Though the US has long been considered the world’s leading power and a pillar of Western democracy, some now acknowledge a so-called ‘European pillar’ in the form of the European Union. Yet, the notion of a potential third pillar distinct from either the US or EU has attracted far less attention. Though to rule one out entirely may be short-sighted.
Brexit has left the UK standing at a crossroads. Despite having safeguarded the £670 billion worth of UK-EU trade and the upcoming ‘Festival of Brexit’ promising a dazzling display of national unity, many may still wonder what the country’s future looks like. International trade deals aside, its position remains uncertain – vulnerable even.
Without a seat at the EU table its role in Europe risks being carved up by France and Germany. Moreover, US interest in its ‘special relationship’ with Britain could face strain owing to complications over Northern Ireland. Brexit may also jeopardise Britain’s image as a strong trading nation. Recent footage of UK-bound lorries forced to turn back due to nightmarish bureaucracy does little to inspire confidence in Brexit’s promise of a ‘Global Britain’. No longer ruling the waves then, it would seem the wind is currently not in Britain’s sails.
However, there may yet be another way forward for British multilateralism. Does, as some analysts would have us believe, Britain’s road to diplomatic recovery lie in the Anglosphere?
With enduring linguistic and cultural ties to some of the world’s most developed and progressive countries, North America and Oceania already appear as natural starting points for re-defining Britain’s post-Brexit multilateralism. Nevertheless, there may yet be an opportunity to strengthen these ties even further. One proposal in particular is beginning to gain traction. Enter CANZUK, the hypothetical bloc consisting of four nations sharing the same language, history, head of state, Common Law legal system and Westminster parliamentary structure: Canada, Australia, New Zealand and the United Kingdom.
According to its advocates, CANZUK would not attempt a political union, focusing instead on trade and foreign policy cooperation. With a total population of at least 135 million and a combined GDP of over $6 trillion CANZUK would be among the top four largest economic blocs in the world behind the United States, China and the EU. Recent figures also suggest broad support for its implementation with 68% of Britons, 73% of Australians, 76% of Canadians and 82% of New Zealanders in favour. Moreover, the proposal has gained support from politicians such as the leader of the Conservative Party of Canada, Erin O’Toole.
Freedom of movement
Crucially, free movement would be implemented. CANZUK advocates insist however that it would not resemble the EU’s Schengen since firstly it would bar those with a criminal record, an infectious disease or anyone considered to be a national security risk. Secondly, it would not encourage one-sided migration since all four countries are at similar stages of development. A CANZUK free movement policy would also simply mean expanding pre-existing treaties among its member states such as the Trans-Tasman Travel Arrangement (TTTA). Additionally, free movement would open up a significant portion of the academic world to UK university students, giving those feeling disillusioned by the sudden loss of Erasmus the chance to again enjoy a global experience. With close familial ties in Australia where over 1.2 million British nationals now live CANZUK could bring great travel, study and work benefits to many.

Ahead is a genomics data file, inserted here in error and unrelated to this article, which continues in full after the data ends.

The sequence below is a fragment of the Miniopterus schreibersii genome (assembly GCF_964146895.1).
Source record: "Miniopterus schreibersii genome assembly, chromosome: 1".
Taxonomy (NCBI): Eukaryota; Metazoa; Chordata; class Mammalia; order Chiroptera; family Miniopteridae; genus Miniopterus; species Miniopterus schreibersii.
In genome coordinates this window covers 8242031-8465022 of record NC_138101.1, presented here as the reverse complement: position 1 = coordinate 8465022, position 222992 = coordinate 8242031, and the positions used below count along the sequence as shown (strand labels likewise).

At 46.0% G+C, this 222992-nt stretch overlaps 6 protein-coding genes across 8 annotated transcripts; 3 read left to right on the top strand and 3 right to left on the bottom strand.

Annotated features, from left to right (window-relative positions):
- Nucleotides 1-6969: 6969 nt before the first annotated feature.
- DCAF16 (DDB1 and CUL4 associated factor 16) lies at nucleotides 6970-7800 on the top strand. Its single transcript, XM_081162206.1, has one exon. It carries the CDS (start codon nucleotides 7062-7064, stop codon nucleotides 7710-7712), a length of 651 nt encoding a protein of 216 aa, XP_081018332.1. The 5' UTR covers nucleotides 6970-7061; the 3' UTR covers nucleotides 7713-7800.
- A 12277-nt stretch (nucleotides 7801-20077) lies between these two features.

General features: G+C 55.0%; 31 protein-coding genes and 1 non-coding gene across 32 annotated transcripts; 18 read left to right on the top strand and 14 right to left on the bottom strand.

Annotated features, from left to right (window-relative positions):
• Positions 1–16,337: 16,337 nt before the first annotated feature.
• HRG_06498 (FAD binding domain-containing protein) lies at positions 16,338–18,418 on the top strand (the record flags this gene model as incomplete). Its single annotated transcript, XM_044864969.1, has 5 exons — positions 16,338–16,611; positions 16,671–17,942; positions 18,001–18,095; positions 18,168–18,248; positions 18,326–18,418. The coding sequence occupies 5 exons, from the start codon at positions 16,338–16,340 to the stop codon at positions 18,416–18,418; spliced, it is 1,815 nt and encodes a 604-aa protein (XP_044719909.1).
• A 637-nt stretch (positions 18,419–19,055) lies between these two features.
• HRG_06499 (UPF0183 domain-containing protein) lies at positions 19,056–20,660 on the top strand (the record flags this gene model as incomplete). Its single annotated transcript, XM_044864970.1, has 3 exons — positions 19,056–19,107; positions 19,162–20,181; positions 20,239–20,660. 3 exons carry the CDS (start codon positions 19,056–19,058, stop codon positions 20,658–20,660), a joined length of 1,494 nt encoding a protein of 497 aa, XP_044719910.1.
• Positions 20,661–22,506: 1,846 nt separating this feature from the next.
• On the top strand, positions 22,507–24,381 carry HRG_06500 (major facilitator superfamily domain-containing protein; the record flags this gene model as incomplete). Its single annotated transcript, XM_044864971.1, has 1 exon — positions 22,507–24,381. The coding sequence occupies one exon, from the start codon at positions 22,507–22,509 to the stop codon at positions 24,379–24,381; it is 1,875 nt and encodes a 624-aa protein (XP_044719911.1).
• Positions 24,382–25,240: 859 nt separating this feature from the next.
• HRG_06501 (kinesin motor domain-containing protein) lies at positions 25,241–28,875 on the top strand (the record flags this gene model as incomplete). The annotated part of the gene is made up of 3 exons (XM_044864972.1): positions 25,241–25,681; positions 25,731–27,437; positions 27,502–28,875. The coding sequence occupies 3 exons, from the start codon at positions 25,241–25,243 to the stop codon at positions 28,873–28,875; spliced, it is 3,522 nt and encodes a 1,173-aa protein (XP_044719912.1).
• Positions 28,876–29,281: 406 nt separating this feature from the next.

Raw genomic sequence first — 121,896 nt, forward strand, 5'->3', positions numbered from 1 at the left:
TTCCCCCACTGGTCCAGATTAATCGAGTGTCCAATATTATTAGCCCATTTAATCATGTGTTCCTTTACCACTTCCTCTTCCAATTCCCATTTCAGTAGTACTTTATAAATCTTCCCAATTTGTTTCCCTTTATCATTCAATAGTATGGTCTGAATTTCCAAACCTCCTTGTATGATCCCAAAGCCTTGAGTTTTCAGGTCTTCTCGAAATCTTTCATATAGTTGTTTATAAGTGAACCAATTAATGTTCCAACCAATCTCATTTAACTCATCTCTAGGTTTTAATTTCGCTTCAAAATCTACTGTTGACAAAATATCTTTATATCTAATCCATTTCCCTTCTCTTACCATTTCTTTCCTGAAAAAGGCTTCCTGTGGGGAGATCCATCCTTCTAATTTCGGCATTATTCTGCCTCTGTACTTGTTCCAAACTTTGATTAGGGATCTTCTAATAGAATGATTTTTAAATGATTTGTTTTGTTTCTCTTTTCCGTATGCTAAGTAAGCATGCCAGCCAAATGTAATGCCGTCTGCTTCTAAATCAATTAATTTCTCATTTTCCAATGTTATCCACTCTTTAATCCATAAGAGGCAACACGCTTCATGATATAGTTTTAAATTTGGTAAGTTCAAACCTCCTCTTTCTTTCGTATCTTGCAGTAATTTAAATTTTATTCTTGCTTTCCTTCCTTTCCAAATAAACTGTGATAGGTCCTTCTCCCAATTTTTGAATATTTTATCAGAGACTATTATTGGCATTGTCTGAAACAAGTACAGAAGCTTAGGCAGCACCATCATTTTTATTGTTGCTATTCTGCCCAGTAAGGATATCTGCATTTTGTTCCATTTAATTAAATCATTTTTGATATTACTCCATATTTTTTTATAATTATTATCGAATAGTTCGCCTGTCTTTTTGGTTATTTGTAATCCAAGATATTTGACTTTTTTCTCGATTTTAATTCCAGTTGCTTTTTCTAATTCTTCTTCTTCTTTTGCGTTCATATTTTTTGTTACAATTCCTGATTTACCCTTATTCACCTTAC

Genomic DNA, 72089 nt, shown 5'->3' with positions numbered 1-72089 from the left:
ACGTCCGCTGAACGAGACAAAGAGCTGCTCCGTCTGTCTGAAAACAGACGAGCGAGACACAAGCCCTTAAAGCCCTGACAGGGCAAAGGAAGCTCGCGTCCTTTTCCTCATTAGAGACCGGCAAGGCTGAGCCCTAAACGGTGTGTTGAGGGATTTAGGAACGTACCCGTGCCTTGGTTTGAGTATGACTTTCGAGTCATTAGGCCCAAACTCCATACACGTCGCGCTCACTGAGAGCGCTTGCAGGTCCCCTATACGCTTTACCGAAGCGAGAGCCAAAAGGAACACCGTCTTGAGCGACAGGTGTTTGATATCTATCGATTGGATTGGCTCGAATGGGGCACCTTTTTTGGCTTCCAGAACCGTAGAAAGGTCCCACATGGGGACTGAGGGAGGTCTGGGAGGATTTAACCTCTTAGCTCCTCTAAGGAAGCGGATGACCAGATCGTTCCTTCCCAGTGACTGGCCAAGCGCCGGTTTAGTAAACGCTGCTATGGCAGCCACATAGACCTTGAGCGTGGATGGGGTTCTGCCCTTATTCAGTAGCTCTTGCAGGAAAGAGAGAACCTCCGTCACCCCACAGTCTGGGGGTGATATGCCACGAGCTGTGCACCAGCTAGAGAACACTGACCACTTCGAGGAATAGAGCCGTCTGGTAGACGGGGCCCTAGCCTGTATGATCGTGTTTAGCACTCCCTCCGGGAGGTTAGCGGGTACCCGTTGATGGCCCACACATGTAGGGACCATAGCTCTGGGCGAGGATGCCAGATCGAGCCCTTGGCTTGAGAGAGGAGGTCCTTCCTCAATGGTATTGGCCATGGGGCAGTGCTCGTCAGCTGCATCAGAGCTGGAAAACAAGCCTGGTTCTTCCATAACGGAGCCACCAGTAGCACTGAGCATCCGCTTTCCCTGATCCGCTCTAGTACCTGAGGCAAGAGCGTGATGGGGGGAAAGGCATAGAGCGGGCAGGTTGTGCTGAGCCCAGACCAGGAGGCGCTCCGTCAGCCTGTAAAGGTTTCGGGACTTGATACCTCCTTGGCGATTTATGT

Foreign Policy Cooperation
Covering an area of 18,187,210 km, it would be larger than the Russian Federation. Such favourable geography would allow the bloc to project its influence over three continents and across several key commercial and military zones including the Pacific, Atlantic and Indian oceans.
Questions to address
Geography would also present challenges. The sheer distance between the countries could tug at cohesion and the notion of an aligned foreign policy – owing to divergent geographic interests. Additionally, the UK’s commerce with the United States and the European Union would still outweigh that of CANZUK. Whilst trade with Canada amounted to £20 billion in 2019, Britain traded £688 billion with the United States in the same year. This could prompt critics to downplay the economic argument for CANZUK. Finally, if the proposal is ever to succeed it must become politically mainstream in each of the four countries. Its proponents will also be tasked with attracting bi-partisan support – most notably from the political left who may feel the alliance is too closely stalked by the dark shadows of an imperial past. Sceptics would therefore need to be won over by a pro-multilateralism, citizens’ rights and commerce argument if CANZUK is ever to become politically viable.
It is clear global power is continuing to shift towards the formation of political blocs. The African Union, EU and ASEAN are all examples of this. Britain may well have to accept this reality. Failure to do so could see its relevance increasingly called into question – both abroad as well as at home.
Admonishing the UK for its perceived isolationism following Brexit has proven to be an effective strategy for the SNP. Thus, should CANZUK successfully showcase Britain’s commitment to multilateralism, it could provide the much-needed support for the union which the government desires. With authoritarianism on the rise and human rights increasingly threatened, could a CANZUK alliance be the missing third pillar needed to help prevent global democracy from crumbling?
Image courtesy of Reddit